It seems ludicrous to be writing an article about a drought in the UK, when it is literally coming down in buckets outside! It only goes to show that drought is not necessarily a result of a lack of rain, but rather a lack of long-term planning for the rationing and conservation of our water resources.
Periodically farmers such as myself have to face the stress and potential financial loss incurred by drought. Currently it is East Anglia and the south which is labouring under official drought status, with other areas under threat. The trouble is blamed on the driest spring since records began in 1910, bringing a drop in river water and groundwater levels, as well as a decrease in reservoir stocks.
Once again – as happens each time these droughts occur – there is a lot of talking going on about short-term solutions. Farmers are being asked politely by the Environment Agency to voluntarily restrict their water use, under threat of formal restrictions on spray irrigation in the near future. Hose-pipe bans are being touted around and all sorts of advisory pamphlets and messages are being conveyed by water companies asking people to 'save water'.
It’s all too little, too late. For years we’ve been aware that long periods of dry weather are likely to become more common because of climate change. For years, after each dry spell, much lip service is paid to being better prepared. We have debates about solutions such as a water grid to keep the flow going across the countryside from where water is plentiful to where it is needed. Then along comes a good wet winter, and a soggy spring, and it is all forgotten again until the next crisis.
It is the reservoir stocks that, in my opinion, are the greatest cause for concern, and to a large degree a preventable problem. In times of plenty we need to catch as much life-giving rainwater as we can to tide us over the dry times. Currently the latest Environment Agency water situation report tells us that nearly three-quarters of indicator reservoirs are at lower than normal levels for the time of year, and some rate as 'exceptionally low'.
Due to short-sightedness on the part of the Government and water companies, we are not conserving our water supplies. We need more reservoirs, and we need to make sure the ones we have are not leaking away our precious water. There is a severe lack of maintenance and sensible management in our water system. The farmers all do their bit to the best of their ability with their own water management strategies on their own land, and getting together were possible to form united abstraction co-operatives, but we need the authorities to step up to the plate and support us with action for the long term, rather than words and promises.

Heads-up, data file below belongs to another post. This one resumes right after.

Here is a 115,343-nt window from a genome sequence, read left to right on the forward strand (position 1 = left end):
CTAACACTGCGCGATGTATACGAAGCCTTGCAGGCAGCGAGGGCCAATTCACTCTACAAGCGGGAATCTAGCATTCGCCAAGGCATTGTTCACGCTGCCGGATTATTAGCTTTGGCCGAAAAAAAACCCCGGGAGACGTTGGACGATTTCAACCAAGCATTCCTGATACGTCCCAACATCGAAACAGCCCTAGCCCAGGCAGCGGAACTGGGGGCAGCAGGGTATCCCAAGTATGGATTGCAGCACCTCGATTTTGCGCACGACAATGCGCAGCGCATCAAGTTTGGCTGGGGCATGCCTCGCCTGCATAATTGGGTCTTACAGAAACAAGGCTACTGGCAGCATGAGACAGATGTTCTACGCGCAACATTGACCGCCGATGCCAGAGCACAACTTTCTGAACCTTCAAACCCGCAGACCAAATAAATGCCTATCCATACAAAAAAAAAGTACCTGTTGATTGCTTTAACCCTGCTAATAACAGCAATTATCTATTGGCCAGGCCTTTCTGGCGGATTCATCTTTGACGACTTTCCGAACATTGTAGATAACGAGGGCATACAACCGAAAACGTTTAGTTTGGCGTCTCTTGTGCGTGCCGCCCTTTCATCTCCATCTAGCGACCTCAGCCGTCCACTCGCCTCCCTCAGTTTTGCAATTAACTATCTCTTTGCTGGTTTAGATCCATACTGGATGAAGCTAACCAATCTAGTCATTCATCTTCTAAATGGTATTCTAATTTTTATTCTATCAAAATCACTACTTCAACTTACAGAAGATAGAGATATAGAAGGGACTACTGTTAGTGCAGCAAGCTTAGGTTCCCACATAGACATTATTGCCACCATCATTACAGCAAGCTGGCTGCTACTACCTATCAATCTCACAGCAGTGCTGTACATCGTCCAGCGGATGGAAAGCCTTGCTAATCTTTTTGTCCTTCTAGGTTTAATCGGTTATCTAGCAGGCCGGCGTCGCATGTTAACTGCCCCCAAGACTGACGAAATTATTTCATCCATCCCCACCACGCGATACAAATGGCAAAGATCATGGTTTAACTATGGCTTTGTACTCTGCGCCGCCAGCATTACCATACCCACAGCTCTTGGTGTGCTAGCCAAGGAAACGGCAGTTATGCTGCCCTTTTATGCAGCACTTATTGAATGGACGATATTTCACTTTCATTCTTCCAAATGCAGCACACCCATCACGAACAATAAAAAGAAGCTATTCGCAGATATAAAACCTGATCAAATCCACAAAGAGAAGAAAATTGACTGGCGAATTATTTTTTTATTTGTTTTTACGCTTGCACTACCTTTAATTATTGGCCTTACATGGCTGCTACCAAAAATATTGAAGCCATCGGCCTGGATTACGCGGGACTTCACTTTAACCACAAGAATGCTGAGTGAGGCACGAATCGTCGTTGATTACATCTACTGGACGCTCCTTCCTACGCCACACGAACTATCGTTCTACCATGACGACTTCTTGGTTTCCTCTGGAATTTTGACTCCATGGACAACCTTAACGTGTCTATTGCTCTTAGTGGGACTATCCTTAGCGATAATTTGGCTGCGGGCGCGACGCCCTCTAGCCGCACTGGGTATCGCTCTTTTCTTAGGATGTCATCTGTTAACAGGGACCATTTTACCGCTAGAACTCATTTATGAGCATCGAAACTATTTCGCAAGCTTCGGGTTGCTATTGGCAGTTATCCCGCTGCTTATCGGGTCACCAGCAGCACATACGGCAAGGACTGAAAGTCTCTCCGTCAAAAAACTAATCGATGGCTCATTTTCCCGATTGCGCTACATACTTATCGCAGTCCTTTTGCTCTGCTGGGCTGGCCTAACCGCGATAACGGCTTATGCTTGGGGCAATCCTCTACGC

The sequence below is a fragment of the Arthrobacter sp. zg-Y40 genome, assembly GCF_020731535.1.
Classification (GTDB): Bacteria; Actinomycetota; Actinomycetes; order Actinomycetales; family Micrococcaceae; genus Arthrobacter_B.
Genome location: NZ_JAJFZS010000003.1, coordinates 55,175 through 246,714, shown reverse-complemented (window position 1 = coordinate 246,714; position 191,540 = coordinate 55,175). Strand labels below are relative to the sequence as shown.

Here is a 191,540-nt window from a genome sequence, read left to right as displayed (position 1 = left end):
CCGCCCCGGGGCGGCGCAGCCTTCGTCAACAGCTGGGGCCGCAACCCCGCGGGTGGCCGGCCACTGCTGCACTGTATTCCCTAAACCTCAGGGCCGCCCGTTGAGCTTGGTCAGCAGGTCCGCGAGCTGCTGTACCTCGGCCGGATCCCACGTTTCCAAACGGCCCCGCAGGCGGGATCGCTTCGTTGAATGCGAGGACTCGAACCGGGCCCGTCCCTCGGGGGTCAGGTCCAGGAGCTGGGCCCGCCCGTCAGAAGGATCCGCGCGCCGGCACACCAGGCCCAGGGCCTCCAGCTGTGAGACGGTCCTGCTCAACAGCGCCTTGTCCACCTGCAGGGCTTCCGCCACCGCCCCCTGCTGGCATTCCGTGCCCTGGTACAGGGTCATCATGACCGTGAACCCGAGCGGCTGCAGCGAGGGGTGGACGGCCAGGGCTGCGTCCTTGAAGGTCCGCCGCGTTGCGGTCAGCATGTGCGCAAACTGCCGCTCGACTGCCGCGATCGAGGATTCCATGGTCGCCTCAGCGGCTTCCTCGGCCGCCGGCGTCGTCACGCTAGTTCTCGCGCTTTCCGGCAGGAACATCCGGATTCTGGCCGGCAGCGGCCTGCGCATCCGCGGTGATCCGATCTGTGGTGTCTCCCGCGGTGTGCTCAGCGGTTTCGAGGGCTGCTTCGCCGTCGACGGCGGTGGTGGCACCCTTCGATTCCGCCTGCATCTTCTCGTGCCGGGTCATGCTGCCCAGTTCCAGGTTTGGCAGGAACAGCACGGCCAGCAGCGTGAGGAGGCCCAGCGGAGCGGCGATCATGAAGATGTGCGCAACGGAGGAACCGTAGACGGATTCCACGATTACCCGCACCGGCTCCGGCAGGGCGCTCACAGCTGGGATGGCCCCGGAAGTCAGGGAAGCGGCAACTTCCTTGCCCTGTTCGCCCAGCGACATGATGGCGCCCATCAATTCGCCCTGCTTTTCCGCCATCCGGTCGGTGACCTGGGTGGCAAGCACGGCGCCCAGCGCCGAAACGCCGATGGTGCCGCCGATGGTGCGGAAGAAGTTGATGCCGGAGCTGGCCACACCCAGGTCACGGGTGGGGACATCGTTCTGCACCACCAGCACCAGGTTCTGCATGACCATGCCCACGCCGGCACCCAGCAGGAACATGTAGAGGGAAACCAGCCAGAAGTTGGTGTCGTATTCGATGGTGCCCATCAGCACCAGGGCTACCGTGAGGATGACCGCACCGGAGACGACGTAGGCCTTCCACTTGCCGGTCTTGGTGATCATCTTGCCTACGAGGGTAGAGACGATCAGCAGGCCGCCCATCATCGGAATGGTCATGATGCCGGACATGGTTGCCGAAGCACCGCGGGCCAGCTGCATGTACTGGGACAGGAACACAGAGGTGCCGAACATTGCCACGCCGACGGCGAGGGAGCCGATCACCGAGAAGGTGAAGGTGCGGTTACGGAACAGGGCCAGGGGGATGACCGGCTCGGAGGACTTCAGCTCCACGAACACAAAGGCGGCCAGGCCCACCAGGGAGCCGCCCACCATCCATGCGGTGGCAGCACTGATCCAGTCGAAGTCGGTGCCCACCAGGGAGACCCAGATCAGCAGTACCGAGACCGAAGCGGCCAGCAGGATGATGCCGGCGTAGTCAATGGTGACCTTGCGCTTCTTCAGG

The impact of possible longer and more severe spells of drought in Britain is that our national agricultural industry could wither up and die along with the fields. Farmers are already hard hit with the high price of fuel – not to mention other capital costs – and although it may appear that food prices are constantly rising, the 'farm gate' price for the farmer is not keeping up with inflation. If we add the financial burden of drought, in the form of irrigation costs, the cost of buying in animal feed, and the losses incurred by crop failure, to the litany of our farmers’ laments, the future looks bleak indeed.
I believe in producing the best of British, and ensuring the quality of British products (in my case liquor distilled mainly from potatoes and cider apples grown on my farm) is renowned throughout the world. Although my farm is not directly affected (yet!) by this year’s drought, I am nevertheless having to deal with the effects of the exceptionally dry spring, and am having to irrigate the orchards and potatoes more lavishly than usual. I have livestock too, for which I grow cereal – it’s all having to be carefully managed, and because I and my team have had foresight, we are coping well and will hopefully have a creditable harvest as a result.
It’s time for everyone to stop taking water for granted and face up to the fact that climate change is a reality, and we need some long-term planning and sooner rather than later.
William Chase is a leading UK agricultural entrepreneur. He has founded several businesses based on his Herefordshire potato farm, including Tyrrells Crisps, which he built into a £40million company before selling a majority share in order to open Chase Distillery in 2009. The Chase Distillery uses traditional methods and the potatoes and apples from its own farm to produce premium spirits and fruit liqueurs.
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